What is an executive summary?
Executive Summary is the brief introduction to and summary of your business plan (or case study). It should describe your business, the problem it solves, your target market, and the financial highlights.
A good executive summary takes your reader’s attention and lets them know what you’re doing and why they should read the rest of your business plan or proposal. It’s not unusual for investors to make an initial decision simply on the basis of reading the Executive Summary, so it’s important to get it right. We ‘re going to show you how to write an executive summary that sets your business plan apart from the rest.
For example, if a company performs a competitor analysis before deciding whether or not to move in a different strategic direction, a business plan would be put together to articulate the findings and propose further steps. This business plan would be opened with an executive summary.
As such, the executive summary quickly becomes the most important part of any business plan.
Is an executive summary important?
Are you writing a business plan to show it to investors or bankers? Then you need to have a good executive summary. A lot of people will read only the summary, no matter what. Others will first read the summary to decide whether or not to read the rest of the plan. The Executive Summary is essential to the plans that are being written for outsiders.
Now, if you are writing a business plan for internal use only, you may not need to write an executive summary. However, there are some internal plans – such as an annual operational plan or a strategic plan – that can use the summary to highlight the necessary information and to present a digestible version of the overall plan.
How long should an executive summary be?
The general rule is to have as short as possible executive summaries. Your audience has limited time and attention and needs to see your business plan information as quickly as possible.
Try to keep your executive summary under 2 pages, if necessary, even if it can be longer.
Sometimes you may need a longer executive summary
For complex case studies, you may need a more in-depth executive summary to provide readers with an overview of the case study.It may be long, but it effectively introduces the client, outlines their challenge, and describes the solution and the outcome. Sets the stage for further reading.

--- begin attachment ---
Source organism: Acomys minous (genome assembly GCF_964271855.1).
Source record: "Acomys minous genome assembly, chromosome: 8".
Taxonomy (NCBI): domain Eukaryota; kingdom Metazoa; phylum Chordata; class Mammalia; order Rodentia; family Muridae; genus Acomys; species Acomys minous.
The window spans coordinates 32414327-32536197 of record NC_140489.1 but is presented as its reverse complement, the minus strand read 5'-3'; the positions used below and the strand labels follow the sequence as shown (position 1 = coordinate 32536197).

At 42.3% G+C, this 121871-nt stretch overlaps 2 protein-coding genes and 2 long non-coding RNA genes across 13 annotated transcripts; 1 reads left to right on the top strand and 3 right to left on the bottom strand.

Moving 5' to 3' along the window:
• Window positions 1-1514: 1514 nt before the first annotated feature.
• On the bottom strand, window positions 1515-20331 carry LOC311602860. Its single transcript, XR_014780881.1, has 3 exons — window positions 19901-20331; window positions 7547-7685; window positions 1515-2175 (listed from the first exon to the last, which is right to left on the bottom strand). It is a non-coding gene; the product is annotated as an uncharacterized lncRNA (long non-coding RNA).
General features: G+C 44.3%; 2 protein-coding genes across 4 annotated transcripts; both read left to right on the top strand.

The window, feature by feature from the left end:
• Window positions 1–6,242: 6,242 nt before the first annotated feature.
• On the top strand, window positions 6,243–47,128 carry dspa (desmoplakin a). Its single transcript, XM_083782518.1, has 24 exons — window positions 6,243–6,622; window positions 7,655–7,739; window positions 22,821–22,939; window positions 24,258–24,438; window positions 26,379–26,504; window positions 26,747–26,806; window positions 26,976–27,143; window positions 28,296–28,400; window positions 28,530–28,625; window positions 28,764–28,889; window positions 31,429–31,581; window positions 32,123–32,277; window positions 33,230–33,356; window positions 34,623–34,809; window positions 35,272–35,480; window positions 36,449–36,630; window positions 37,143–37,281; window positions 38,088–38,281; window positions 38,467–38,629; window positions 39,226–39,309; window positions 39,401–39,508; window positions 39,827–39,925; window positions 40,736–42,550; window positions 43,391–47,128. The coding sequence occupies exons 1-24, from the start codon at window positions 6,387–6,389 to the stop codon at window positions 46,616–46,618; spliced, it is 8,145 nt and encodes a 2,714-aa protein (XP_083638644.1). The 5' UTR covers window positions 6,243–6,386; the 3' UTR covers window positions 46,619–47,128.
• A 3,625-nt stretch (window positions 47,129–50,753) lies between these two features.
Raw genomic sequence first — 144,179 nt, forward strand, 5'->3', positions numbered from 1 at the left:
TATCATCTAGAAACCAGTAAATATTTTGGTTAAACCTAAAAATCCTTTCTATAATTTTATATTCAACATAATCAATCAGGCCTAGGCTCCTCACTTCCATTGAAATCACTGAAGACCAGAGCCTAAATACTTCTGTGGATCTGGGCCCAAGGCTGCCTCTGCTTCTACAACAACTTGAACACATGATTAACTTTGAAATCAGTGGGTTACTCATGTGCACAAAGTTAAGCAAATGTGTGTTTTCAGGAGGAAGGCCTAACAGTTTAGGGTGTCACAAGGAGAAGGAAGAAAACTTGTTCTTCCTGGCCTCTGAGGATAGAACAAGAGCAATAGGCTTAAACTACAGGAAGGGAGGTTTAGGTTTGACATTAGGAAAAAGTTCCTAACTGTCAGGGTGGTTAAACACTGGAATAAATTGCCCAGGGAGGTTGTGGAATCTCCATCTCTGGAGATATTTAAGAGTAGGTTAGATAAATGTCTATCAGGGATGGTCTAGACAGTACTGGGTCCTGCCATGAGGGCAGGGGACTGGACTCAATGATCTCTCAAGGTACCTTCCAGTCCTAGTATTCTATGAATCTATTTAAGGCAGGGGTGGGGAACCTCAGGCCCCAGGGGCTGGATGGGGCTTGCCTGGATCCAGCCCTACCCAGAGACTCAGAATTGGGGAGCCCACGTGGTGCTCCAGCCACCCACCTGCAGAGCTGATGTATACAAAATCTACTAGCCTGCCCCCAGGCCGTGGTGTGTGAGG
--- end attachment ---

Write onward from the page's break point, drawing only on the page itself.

Guide to write an effective executive summary for Business Plan
1. A product or service description and the problem solved by your company
Include a brief description of the product or service you are offering and why it is necessary. Your business does not need to address a larger social problem, but it should address customer needs or market opportunities.
2. A description of your target market
Your target market is who you think your clients are going to be. Sometimes the name of the product itself defines the market, such as “Peoria ‘s Best Thai Food” or “Mini Cooper Dashboard Accessory.” If not, a brief description of the target market — your primary audience or the people you think will spend money on your solution — will suffice.
Assuming that your business has competition, briefly describe how your business will be differentiated. Are you competing for a price, quality, or something else? Briefly describe what makes you different from your business here.
4. Financial Overview
If you are an existing company, this may be as simple as highlighting recent annual sales and growth over the last year. For start-ups, it could be a brief description of aspirations, such as the sales forecast target for the next year or three years from now. I often recommend a simple highlights chart, a sales bar chart, and a gross margin for the next three years.
5. Write About Your Team
This is particularly important for startup companies. Investors want to know who’s behind the business idea, and why you and your team are the right people to build the business. It may also be worth highlighting any gaps in your team and how you intend to fill them. If you have potential partners or candidates in mind, briefly mention them and expand their qualifications to your full business plan.